0596

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49-Lawyers - Miscellaneous

Law students practicing in their third year of law school should be considered lawyers for conflicts of interest purposes. [Law students may no longer practice law.]8/10/1984
1392

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32-Lawyers Acting in Other Roles (Miscellaneous)

49-Lawyers - Miscellaneous

54-Insurance Defense Lawyers

Plaintiff or defense lawyers may serve on Medical Malpractice Review Panels as long as they are not representing the claimant or the defendant, or are otherwise involved in actual facts before the panel. 1/14/1991
ABA-469

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27-Litigation Tactics (Including Misrepresentations, Tape Recordings)

49-Lawyers - Miscellaneous

51-Government Attorneys

Prosecutors who allow private debt collection companies to use their stationery to explicitly or implicitly threaten prosecution of delinquent debtors violate: (1) ABA Model Rule 8.4(c)'s anti-deception provision; (2) ABA Model Rule 5.5(a)'s prohibition on assisting nonlawyer's unauthorized practice of law, because such conduct necessarily involves nonlawyers analyzing whether a crime has been committed and a prosecution would be justified.11/12/2014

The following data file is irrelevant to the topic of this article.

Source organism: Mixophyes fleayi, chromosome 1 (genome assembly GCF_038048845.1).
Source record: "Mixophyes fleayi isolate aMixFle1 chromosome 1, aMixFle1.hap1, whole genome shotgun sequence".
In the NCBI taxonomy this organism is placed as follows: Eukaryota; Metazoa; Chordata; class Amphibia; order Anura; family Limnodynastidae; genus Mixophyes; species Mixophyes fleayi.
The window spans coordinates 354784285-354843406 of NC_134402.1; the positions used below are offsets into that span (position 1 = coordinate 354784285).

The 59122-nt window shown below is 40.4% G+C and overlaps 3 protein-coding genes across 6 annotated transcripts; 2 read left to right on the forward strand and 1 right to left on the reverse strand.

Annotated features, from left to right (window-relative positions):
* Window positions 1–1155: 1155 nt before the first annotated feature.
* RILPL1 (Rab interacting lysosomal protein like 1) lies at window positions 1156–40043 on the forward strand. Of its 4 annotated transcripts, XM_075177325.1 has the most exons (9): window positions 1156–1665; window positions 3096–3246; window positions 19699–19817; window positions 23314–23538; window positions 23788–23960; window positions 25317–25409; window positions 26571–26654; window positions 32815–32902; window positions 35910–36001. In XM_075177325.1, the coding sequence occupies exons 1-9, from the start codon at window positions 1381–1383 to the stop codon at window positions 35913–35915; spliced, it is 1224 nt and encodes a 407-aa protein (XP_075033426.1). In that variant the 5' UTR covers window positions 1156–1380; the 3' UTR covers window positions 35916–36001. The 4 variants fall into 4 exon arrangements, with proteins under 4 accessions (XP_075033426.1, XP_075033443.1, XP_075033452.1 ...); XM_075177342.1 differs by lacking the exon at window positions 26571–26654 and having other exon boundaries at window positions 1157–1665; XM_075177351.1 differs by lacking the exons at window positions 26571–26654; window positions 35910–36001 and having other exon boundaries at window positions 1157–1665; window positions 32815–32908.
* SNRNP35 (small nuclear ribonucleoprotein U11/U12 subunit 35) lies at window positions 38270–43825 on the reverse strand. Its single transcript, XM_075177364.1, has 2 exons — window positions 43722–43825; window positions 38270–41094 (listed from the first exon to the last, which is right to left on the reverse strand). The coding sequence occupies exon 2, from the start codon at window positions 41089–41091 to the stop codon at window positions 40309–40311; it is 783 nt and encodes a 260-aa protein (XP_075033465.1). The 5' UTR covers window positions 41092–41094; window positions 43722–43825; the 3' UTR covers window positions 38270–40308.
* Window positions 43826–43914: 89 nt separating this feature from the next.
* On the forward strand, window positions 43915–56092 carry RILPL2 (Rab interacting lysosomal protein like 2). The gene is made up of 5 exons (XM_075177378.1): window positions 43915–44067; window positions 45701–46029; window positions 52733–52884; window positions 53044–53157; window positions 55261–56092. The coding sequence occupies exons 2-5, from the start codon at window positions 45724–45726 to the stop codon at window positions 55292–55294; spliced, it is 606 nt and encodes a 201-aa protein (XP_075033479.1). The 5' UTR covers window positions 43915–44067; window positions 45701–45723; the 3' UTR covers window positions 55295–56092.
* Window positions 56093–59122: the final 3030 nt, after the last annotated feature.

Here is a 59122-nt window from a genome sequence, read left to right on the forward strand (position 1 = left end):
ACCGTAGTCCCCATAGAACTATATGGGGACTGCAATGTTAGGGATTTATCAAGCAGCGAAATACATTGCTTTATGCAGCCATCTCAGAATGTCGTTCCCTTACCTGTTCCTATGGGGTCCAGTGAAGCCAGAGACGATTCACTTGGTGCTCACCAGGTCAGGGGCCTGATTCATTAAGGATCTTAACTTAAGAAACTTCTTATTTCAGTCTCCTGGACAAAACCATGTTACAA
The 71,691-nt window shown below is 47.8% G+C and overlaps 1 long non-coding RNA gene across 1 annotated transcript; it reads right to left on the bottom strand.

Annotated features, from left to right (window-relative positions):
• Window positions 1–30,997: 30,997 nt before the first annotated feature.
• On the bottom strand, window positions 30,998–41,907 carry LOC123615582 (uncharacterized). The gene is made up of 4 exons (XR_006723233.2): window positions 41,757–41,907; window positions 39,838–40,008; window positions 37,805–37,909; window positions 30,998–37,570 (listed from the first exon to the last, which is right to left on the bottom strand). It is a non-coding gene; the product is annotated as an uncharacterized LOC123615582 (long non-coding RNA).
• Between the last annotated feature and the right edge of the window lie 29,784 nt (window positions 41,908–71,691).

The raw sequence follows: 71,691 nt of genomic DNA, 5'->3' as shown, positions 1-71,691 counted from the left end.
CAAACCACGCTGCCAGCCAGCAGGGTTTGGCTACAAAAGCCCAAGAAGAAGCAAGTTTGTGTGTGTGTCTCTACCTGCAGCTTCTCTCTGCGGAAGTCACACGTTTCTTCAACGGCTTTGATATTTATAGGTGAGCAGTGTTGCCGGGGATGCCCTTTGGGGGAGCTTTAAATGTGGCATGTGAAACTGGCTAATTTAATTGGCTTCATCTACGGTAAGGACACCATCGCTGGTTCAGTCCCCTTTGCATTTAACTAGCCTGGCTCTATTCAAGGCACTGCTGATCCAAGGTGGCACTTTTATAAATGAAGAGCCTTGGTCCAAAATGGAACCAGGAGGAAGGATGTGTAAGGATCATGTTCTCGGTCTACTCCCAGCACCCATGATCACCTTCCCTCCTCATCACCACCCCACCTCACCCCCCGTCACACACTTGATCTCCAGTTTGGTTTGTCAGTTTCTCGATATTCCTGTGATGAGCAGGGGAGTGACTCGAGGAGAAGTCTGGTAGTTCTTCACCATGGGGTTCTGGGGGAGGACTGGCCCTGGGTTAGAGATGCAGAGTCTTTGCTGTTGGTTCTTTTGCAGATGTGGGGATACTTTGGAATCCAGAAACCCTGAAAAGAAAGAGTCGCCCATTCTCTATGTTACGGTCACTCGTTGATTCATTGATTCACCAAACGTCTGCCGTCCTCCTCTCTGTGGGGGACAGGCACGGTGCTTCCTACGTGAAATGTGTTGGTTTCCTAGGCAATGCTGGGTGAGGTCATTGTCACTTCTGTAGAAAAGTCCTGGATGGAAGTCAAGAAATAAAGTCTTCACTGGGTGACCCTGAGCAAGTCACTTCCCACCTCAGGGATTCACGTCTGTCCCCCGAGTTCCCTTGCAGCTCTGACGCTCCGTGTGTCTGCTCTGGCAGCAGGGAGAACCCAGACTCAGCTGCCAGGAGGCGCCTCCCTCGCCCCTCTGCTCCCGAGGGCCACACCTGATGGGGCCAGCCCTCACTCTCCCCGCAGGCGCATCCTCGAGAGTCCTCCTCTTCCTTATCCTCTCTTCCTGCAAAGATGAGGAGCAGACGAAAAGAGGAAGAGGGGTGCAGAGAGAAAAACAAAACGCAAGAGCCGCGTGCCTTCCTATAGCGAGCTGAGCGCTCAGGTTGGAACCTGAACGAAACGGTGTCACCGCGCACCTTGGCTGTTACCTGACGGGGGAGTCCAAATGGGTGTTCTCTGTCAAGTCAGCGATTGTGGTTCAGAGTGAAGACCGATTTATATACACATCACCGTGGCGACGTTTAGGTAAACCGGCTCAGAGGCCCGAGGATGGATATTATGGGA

ABA-356

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45-Law Firms - Miscellaneous

49-Lawyers - Miscellaneous

Temporary lawyers must comply with all ethics rules arising from a lawyer's representation of a client, but depending on the facts (such as whether the temporary lawyer "has access to information relating to the representation of firm clients other than the clients on whose matters the lawyer is working") may not be considered "associated" with law firms for purposes of the imputed disqualification rules (the firm should screen such temporary lawyers from other representations). Lawyers hiring temporary lawyers to perform "independent work for a client without the close supervision of a lawyer associated with the law firm" must obtain the client's consent after full disclosure. Lawyers need not obtain the client's consent to having temporary lawyers working on the client matters if the temporary lawyers are "working under the direct supervision of a lawyer associated with the firm." Lawyers need not advise clients of the compensation arrangement for temporary lawyers "assuming that a law firm simply pays the temporary lawyer reasonable compensation for the services performed for the firm and does not charge the payments thereafter to the client as a disbursement."12/16/1988